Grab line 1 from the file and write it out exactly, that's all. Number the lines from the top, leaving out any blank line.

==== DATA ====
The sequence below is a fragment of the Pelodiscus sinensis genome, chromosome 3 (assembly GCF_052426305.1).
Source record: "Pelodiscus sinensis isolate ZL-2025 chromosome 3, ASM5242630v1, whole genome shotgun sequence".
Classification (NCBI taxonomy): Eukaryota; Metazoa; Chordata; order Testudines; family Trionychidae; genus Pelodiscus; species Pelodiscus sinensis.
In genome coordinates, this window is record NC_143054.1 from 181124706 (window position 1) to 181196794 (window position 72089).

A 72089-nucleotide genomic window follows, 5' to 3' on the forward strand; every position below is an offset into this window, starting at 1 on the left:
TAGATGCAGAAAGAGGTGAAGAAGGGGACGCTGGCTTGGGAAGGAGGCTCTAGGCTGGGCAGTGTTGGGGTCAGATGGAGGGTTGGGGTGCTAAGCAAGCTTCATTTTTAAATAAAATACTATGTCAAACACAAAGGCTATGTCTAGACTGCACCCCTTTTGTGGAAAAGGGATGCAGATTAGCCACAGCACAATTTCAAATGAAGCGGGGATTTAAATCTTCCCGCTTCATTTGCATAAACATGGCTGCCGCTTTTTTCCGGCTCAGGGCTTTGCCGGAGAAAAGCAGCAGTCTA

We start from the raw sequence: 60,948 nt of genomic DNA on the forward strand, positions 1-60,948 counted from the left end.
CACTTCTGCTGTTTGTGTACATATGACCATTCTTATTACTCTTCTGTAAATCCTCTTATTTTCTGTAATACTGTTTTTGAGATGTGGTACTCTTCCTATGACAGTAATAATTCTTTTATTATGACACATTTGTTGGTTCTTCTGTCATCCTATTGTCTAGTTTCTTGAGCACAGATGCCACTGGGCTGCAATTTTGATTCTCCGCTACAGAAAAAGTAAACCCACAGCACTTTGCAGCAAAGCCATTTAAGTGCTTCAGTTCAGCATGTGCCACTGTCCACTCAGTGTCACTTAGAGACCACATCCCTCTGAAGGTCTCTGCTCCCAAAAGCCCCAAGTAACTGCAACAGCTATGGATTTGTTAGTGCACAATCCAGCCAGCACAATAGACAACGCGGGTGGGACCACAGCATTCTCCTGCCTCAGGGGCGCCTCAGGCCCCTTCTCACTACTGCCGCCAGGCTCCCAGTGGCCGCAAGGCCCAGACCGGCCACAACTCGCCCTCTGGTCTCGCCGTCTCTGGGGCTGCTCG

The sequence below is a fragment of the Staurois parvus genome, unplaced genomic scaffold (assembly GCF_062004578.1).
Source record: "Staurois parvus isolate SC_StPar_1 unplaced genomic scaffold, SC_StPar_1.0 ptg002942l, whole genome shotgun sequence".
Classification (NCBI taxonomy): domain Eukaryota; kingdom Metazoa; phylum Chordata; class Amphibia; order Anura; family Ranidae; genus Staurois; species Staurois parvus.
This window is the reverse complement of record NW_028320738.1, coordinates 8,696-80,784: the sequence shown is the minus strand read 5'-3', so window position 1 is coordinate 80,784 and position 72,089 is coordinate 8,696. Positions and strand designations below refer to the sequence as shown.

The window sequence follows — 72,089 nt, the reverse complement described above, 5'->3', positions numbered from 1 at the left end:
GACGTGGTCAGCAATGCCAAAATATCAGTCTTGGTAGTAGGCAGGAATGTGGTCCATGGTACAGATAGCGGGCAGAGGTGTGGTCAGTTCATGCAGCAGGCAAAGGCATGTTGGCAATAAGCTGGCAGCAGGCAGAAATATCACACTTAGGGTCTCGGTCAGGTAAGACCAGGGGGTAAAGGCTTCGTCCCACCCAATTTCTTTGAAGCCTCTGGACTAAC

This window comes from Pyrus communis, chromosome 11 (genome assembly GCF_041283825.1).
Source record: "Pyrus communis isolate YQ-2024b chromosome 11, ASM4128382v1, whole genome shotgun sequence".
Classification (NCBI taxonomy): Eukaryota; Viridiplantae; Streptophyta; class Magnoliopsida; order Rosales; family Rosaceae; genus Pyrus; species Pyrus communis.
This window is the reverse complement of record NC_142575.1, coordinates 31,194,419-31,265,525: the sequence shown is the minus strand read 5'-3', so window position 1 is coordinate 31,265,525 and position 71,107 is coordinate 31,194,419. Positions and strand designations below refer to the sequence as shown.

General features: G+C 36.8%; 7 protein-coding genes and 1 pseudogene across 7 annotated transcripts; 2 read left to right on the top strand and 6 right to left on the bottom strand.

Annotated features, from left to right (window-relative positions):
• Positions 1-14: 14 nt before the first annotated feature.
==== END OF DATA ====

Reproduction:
The sequence below is a fragment of the Pelodiscus sinensis genome, chromosome 3 (assembly GCF_052426305.1).